And, fourth, take action based on your possible solutions. Action gets you off the fence, where worries tend to sit. Move forward from identifying the problem, move forward from thinking about all the possible solutions. Begin to act on one or more of those plans. Again, remember that with certain projects you can commit to each stage of action without committing to the final task. Review your direction toward your goal anytime you think you have new knowledge or experience that will influence your decision.

Decide: Is This an Unnecessary Worry?

Worries, like panic, take on a life of their own. When you have charted a path to walk and the noise of unhelpful thoughts follows you, then it is time to shake them. You must first take a firm stand against the worries: “These thoughts aren’t helpful. I’m not going to let them control me.” You can’t be wishy-washy about this decision.

For instance, if you believe that every panic attack is a potential heart attack, you must settle this issue before you can move forward against panic. Many people make this mistake. They have all their medical evaluations, ruling out any heart problem. They feel reassured. But each time symptoms begin, they say, “I think this is just anxiety.” Underneath that thought is, (” . . . but it could be a heart attack.”) A stronger voice is, “I’m going to treat these symptoms as anxiety. I’ve gotten a clean bill of health. I’m willing to risk the slight chance that this is something else.”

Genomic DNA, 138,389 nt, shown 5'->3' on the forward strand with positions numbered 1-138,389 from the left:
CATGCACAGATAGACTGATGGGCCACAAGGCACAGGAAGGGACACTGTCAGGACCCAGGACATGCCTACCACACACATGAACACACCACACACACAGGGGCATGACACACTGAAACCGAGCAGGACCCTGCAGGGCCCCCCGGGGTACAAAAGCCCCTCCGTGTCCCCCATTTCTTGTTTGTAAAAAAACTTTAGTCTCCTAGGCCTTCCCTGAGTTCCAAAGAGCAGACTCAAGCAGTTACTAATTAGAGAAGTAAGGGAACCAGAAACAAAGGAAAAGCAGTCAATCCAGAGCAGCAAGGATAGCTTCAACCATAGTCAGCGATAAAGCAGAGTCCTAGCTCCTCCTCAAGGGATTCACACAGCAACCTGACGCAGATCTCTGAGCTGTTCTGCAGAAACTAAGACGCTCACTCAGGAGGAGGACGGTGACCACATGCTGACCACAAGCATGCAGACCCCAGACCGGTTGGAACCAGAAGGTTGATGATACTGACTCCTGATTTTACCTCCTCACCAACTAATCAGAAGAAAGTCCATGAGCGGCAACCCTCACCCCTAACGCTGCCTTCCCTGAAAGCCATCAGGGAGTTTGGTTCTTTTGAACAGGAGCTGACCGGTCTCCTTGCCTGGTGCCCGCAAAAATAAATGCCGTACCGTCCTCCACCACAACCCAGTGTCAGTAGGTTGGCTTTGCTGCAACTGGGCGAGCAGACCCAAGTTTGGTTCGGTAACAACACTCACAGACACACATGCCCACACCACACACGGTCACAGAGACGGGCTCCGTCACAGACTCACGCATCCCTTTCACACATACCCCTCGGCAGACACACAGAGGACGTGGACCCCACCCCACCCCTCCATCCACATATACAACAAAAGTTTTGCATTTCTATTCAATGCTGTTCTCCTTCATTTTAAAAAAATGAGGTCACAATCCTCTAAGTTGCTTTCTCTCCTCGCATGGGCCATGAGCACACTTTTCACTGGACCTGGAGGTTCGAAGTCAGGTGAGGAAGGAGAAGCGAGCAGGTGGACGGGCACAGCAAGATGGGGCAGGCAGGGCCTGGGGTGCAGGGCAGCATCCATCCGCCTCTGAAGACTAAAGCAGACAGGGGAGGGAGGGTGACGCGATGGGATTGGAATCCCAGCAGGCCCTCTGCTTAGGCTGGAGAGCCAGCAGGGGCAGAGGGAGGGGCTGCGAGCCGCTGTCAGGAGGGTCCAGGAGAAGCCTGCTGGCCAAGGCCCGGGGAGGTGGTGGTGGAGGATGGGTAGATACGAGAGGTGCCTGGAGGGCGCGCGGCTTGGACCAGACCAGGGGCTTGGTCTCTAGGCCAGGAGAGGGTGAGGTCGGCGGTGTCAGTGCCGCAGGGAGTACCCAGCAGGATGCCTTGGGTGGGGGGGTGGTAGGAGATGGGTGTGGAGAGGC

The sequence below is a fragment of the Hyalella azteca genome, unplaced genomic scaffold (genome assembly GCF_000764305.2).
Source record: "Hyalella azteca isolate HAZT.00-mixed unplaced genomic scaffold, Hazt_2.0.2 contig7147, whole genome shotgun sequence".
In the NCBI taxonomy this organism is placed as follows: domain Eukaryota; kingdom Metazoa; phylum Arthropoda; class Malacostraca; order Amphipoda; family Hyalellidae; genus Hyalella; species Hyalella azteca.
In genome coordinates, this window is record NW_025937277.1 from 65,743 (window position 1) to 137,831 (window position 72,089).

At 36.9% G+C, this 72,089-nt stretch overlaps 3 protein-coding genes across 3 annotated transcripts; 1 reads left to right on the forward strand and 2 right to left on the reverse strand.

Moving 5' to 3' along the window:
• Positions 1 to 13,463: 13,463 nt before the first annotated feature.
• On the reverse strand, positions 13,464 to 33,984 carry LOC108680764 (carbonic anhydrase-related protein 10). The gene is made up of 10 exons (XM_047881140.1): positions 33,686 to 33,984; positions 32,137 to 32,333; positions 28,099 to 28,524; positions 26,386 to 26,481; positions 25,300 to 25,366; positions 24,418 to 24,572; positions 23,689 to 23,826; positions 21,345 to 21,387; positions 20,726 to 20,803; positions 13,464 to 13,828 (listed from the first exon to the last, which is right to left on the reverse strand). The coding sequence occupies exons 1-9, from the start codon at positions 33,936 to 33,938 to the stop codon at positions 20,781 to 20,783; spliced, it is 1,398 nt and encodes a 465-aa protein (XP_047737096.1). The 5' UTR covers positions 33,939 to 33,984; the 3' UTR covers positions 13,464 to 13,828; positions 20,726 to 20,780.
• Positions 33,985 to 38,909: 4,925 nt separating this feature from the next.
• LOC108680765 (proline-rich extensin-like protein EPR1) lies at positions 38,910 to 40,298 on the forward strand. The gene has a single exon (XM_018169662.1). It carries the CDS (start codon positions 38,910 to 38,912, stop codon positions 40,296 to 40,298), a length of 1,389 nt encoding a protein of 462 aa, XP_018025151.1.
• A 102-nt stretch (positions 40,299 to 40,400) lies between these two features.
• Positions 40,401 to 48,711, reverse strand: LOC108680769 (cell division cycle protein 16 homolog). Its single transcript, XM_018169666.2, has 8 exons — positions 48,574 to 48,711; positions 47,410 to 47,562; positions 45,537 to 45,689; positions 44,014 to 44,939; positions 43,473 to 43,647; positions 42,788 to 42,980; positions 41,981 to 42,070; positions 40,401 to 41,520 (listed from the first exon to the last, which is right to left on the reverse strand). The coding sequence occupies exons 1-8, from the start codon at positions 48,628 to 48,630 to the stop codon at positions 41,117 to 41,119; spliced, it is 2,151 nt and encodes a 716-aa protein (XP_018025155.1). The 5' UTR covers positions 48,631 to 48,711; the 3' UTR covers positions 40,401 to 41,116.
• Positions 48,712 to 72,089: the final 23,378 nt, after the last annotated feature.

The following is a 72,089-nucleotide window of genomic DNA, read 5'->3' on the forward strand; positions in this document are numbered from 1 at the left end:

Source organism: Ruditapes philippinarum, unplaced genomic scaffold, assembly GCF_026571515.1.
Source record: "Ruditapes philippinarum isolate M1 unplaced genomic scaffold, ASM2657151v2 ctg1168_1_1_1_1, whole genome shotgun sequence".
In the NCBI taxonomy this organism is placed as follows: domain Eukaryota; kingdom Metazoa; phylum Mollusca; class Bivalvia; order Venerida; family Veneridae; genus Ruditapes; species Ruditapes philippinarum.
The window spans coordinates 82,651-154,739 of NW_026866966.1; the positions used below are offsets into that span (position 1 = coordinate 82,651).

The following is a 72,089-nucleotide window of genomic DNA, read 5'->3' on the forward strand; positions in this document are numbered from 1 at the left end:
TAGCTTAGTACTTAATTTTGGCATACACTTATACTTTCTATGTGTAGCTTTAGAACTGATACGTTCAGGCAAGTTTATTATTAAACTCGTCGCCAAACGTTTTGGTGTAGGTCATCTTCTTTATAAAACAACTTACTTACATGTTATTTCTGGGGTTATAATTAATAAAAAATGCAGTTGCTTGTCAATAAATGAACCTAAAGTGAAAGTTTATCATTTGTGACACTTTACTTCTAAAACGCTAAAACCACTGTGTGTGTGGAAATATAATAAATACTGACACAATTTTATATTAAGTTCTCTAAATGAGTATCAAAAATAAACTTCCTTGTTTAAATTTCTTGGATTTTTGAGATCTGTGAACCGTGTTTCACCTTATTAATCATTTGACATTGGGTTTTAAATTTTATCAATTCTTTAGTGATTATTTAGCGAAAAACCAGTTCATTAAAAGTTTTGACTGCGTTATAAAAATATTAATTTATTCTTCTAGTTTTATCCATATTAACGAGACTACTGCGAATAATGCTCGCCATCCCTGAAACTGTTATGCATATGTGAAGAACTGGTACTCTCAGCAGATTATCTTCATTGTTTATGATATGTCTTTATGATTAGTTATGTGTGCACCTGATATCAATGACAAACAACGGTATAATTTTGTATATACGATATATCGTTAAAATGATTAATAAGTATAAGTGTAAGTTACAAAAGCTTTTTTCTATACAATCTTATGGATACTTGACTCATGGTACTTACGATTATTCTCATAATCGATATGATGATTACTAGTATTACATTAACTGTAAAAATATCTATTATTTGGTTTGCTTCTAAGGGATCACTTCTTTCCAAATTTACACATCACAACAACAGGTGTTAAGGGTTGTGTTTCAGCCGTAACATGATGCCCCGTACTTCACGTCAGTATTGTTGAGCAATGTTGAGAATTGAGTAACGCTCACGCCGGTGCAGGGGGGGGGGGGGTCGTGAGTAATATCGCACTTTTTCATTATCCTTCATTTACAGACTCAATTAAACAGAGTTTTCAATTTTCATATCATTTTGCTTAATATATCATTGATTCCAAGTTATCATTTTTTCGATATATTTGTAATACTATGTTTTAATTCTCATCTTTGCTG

You will now learn about five ways to handle worries that are noise: stopping them, postponing them, modifying them in two ways and, surprisingly, increasing them.

Home Study

reid-wilson-book-cover-dont-panic

Chapter 15

Your Mind’s Observer

Chapter 16

Find Your Observer

Chapter 17

Take a New Stance: The Supportive Observer

Five Ways to Handle Worries that are Noise

I have adapted this technique from a procedure, called thought-stopping, that the field of behavioral psychology has applied for over twenty years. Use it when you want to dispatch quickly with intruding thoughts. This is how it goes.

Stopping Negative Thoughts

  1. Listen for your worried, self-critical, or hopeless thoughts.
  2. Decide that you want to stop them. (“Are these thoughts helping me?”)